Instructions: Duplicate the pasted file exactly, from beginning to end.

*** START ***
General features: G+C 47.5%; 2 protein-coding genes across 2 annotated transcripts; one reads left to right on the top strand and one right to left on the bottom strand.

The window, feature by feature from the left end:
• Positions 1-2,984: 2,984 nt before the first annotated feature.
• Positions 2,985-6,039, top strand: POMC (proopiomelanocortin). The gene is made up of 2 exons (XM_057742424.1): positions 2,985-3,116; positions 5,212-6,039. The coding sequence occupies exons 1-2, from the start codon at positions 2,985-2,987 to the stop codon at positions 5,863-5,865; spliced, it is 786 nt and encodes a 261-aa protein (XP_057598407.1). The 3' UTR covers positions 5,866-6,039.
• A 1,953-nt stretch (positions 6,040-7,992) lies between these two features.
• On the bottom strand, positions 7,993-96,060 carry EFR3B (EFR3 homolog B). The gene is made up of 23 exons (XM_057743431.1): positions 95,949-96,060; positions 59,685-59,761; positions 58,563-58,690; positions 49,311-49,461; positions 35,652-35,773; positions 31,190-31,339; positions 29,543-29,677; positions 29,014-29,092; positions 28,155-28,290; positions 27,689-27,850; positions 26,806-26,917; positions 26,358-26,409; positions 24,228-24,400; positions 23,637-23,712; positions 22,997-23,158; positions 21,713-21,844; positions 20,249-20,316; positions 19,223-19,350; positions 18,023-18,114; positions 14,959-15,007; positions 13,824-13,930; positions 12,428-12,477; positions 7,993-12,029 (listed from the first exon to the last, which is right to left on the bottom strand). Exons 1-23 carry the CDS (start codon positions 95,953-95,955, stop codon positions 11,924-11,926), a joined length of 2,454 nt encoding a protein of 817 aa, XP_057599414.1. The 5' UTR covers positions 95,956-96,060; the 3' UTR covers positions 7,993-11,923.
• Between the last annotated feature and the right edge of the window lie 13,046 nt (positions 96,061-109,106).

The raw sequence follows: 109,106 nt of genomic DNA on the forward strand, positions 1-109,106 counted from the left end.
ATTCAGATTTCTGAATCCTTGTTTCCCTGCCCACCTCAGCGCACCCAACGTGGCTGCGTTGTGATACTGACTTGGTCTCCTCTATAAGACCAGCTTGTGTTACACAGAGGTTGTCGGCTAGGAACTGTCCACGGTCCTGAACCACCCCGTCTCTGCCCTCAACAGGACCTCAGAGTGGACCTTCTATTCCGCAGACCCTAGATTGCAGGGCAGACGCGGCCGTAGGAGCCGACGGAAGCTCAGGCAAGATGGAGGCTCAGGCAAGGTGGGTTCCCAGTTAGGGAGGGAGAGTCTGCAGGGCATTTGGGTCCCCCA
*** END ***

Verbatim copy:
General features: G+C 47.5%; 2 protein-coding genes across 2 annotated transcripts; one reads left to right on the top strand and one right to left on the bottom strand.

The window, feature by feature from the left end:
• Positions 1-2,984: 2,984 nt before the first annotated feature.
• Positions 2,985-6,039, top strand: POMC (proopiomelanocortin). The gene is made up of 2 exons (XM_057742424.1): positions 2,985-3,116; positions 5,212-6,039. The coding sequence occupies exons 1-2, from the start codon at positions 2,985-2,987 to the stop codon at positions 5,863-5,865; spliced, it is 786 nt and encodes a 261-aa protein (XP_057598407.1). The 3' UTR covers positions 5,866-6,039.
• A 1,953-nt stretch (positions 6,040-7,992) lies between these two features.
• On the bottom strand, positions 7,993-96,060 carry EFR3B (EFR3 homolog B). The gene is made up of 23 exons (XM_057743431.1): positions 95,949-96,060; positions 59,685-59,761; positions 58,563-58,690; positions 49,311-49,461; positions 35,652-35,773; positions 31,190-31,339; positions 29,543-29,677; positions 29,014-29,092; positions 28,155-28,290; positions 27,689-27,850; positions 26,806-26,917; positions 26,358-26,409; positions 24,228-24,400; positions 23,637-23,712; positions 22,997-23,158; positions 21,713-21,844; positions 20,249-20,316; positions 19,223-19,350; positions 18,023-18,114; positions 14,959-15,007; positions 13,824-13,930; positions 12,428-12,477; positions 7,993-12,029 (listed from the first exon to the last, which is right to left on the bottom strand). Exons 1-23 carry the CDS (start codon positions 95,953-95,955, stop codon positions 11,924-11,926), a joined length of 2,454 nt encoding a protein of 817 aa, XP_057599414.1. The 5' UTR covers positions 95,956-96,060; the 3' UTR covers positions 7,993-11,923.
• Between the last annotated feature and the right edge of the window lie 13,046 nt (positions 96,061-109,106).

The raw sequence follows: 109,106 nt of genomic DNA on the forward strand, positions 1-109,106 counted from the left end.
ATTCAGATTTCTGAATCCTTGTTTCCCTGCCCACCTCAGCGCACCCAACGTGGCTGCGTTGTGATACTGACTTGGTCTCCTCTATAAGACCAGCTTGTGTTACACAGAGGTTGTCGGCTAGGAACTGTCCACGGTCCTGAACCACCCCGTCTCTGCCCTCAACAGGACCTCAGAGTGGACCTTCTATTCCGCAGACCCTAGATTGCAGGGCAGACGCGGCCGTAGGAGCCGACGGAAGCTCAGGCAAGATGGAGGCTCAGGCAAGGTGGGTTCCCAGTTAGGGAGGGAGAGTCTGCAGGGCATTTGGGTCCCCCA